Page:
These are the most common options.
You have to decide what fits your application best.

If you have interdigitated pads, no solder mask, and full paste cover, you should be able to come up with something that will be solder bridged during reflow (normally closed) but can be cleared with just an iron. Having to take a drill to your board sounds silly.

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Depends on one’s definition. I always thought of solder jumpers are jumpers that can be closed by bridging with a blob of solder. (Instead of using header pins and a shorting block.) Usually SMT pads close together. Within that classification I recognize NO and NC solder jumpers. The NO solder jumpers are nothing more than isolated SMT pads close together and the end-user closes the jumper with a blob of solder. And the NC solder jumpers have a solder trace (apparently in KiCad a narrow copper polygon for DRC reasons) connecting the SMT pads and the end-user has to cut that trace to open the jumper, but then use a solder blob to re-close the jumper.

Easy to confuse my small brain - I guess I’m missing something…

It seems to me, you want a simple jumper from one pad to another pad. And, you want both Jumper and Silk on Bottom layers.

Regardless of which layer, you could use the Jumper/THT I show in the link I posted. However, if Not wanting a jumper with Bends, it’s the same process and Type of Pad (SMD or THT) is up to you. You can make a footprint with SMD on Back layer - easy to do (I did not bother to do it for this example - why waste time if I miss-understand your goal…)

Image below shows:
• SMD with Straight-Wire Bridge on Front layer.
• THT with Straight-Wire Bridge on Front layer.
• THT with Straight-Wire Bridge on Back layer.

Did I miss something?

@BlackCoffee You got it correctly (except I had not thought about the silk on botton, but that is a good idea). In fact the right most in you first pic is the thing.

I did look through you video, thanks.

As I tried to convey the problem is now solved and the key thing (which I only posted for posterity) is to use polygon not graphic line for the bridge, otherwise I cannot route it.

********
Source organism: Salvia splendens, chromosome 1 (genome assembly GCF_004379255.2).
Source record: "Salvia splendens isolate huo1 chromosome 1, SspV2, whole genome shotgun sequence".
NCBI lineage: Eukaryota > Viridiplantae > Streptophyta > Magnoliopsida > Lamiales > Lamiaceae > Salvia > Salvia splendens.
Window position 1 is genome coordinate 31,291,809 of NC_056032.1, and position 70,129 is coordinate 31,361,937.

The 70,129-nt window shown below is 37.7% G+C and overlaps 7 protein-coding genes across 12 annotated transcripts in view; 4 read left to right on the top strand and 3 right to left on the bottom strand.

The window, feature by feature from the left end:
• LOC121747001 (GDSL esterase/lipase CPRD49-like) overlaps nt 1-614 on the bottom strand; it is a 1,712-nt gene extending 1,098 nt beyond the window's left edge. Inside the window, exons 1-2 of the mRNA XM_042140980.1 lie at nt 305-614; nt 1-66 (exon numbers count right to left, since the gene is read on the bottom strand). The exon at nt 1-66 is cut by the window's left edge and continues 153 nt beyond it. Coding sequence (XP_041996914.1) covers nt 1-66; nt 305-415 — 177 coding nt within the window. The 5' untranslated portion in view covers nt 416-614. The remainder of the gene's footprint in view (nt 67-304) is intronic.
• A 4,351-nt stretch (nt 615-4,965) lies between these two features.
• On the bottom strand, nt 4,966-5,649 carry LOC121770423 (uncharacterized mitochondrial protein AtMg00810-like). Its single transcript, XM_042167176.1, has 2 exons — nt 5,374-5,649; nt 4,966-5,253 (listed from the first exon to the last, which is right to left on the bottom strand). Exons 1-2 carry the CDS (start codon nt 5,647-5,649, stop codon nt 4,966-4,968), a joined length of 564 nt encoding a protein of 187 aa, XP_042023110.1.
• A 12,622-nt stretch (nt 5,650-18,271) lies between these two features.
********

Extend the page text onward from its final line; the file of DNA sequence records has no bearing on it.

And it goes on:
@SembazuruCDE To me Normally On is the same as Normally Closed for switches. Regardless of the definition I explained what I wanted to achieve. Most users I expect will never cut a single trace so it makes sense that the signal is routed/connected by default from factory. I only provide this possibility for the rare user who abs needs to cut it.

Thanks everyone.

I (and most of the industry) use switch notation everywhere so I don’t have to think about which notation that I’m using. In my example NO didn’t mean Normally On, rather it meant Normally Open. (And your mentioning is the first time I can recall hearing a jumper state referred to as “Normally On”.) Whether a jumper is a logical on or off depends on whether one is using pull up or pull down resistors and/or whether using active high or active low logic. Though, I suppose that is why you are boiling all the details of open/closed or high/low down to your desired effect of on/off.

I’m glad you got where you were going, granted your posts above are confusing. You started this thread asking for a NC jumper:

And then after a few answers you replied back saying that you don’t want a NC jumper.

Did you mis-type somewhere?

Yeah, my typo, my bad, sorry about the confusion.